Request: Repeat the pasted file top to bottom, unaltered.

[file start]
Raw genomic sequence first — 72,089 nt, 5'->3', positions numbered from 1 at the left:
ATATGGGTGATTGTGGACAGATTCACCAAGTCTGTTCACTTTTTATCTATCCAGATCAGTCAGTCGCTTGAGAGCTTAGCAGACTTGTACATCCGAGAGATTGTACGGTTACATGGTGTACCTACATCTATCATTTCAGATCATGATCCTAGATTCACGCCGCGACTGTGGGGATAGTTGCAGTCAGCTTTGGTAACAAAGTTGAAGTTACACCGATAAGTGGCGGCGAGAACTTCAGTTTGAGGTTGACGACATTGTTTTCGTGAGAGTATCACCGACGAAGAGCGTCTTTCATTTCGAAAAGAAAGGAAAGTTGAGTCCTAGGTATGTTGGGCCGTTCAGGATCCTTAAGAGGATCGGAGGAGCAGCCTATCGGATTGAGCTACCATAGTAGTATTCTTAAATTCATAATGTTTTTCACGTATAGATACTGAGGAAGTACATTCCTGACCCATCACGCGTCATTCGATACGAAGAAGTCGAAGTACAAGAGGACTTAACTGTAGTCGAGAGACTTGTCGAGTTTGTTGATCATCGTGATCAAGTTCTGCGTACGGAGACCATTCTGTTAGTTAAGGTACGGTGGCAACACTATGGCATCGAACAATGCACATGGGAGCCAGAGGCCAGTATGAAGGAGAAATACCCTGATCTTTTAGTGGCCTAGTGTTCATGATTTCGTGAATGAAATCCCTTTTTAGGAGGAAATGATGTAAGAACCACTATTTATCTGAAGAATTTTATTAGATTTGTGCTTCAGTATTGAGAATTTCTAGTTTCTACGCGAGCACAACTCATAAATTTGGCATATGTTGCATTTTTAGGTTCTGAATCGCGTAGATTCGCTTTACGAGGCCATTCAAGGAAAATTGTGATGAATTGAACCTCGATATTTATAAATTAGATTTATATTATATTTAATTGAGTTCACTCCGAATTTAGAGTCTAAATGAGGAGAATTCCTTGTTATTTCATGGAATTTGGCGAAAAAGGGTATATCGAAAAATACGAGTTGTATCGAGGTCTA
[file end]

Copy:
Raw genomic sequence first — 72,089 nt, 5'->3', positions numbered from 1 at the left:
ATATGGGTGATTGTGGACAGATTCACCAAGTCTGTTCACTTTTTATCTATCCAGATCAGTCAGTCGCTTGAGAGCTTAGCAGACTTGTACATCCGAGAGATTGTACGGTTACATGGTGTACCTACATCTATCATTTCAGATCATGATCCTAGATTCACGCCGCGACTGTGGGGATAGTTGCAGTCAGCTTTGGTAACAAAGTTGAAGTTACACCGATAAGTGGCGGCGAGAACTTCAGTTTGAGGTTGACGACATTGTTTTCGTGAGAGTATCACCGACGAAGAGCGTCTTTCATTTCGAAAAGAAAGGAAAGTTGAGTCCTAGGTATGTTGGGCCGTTCAGGATCCTTAAGAGGATCGGAGGAGCAGCCTATCGGATTGAGCTACCATAGTAGTATTCTTAAATTCATAATGTTTTTCACGTATAGATACTGAGGAAGTACATTCCTGACCCATCACGCGTCATTCGATACGAAGAAGTCGAAGTACAAGAGGACTTAACTGTAGTCGAGAGACTTGTCGAGTTTGTTGATCATCGTGATCAAGTTCTGCGTACGGAGACCATTCTGTTAGTTAAGGTACGGTGGCAACACTATGGCATCGAACAATGCACATGGGAGCCAGAGGCCAGTATGAAGGAGAAATACCCTGATCTTTTAGTGGCCTAGTGTTCATGATTTCGTGAATGAAATCCCTTTTTAGGAGGAAATGATGTAAGAACCACTATTTATCTGAAGAATTTTATTAGATTTGTGCTTCAGTATTGAGAATTTCTAGTTTCTACGCGAGCACAACTCATAAATTTGGCATATGTTGCATTTTTAGGTTCTGAATCGCGTAGATTCGCTTTACGAGGCCATTCAAGGAAAATTGTGATGAATTGAACCTCGATATTTATAAATTAGATTTATATTATATTTAATTGAGTTCACTCCGAATTTAGAGTCTAAATGAGGAGAATTCCTTGTTATTTCATGGAATTTGGCGAAAAAGGGTATATCGAAAAATACGAGTTGTATCGAGGTCTA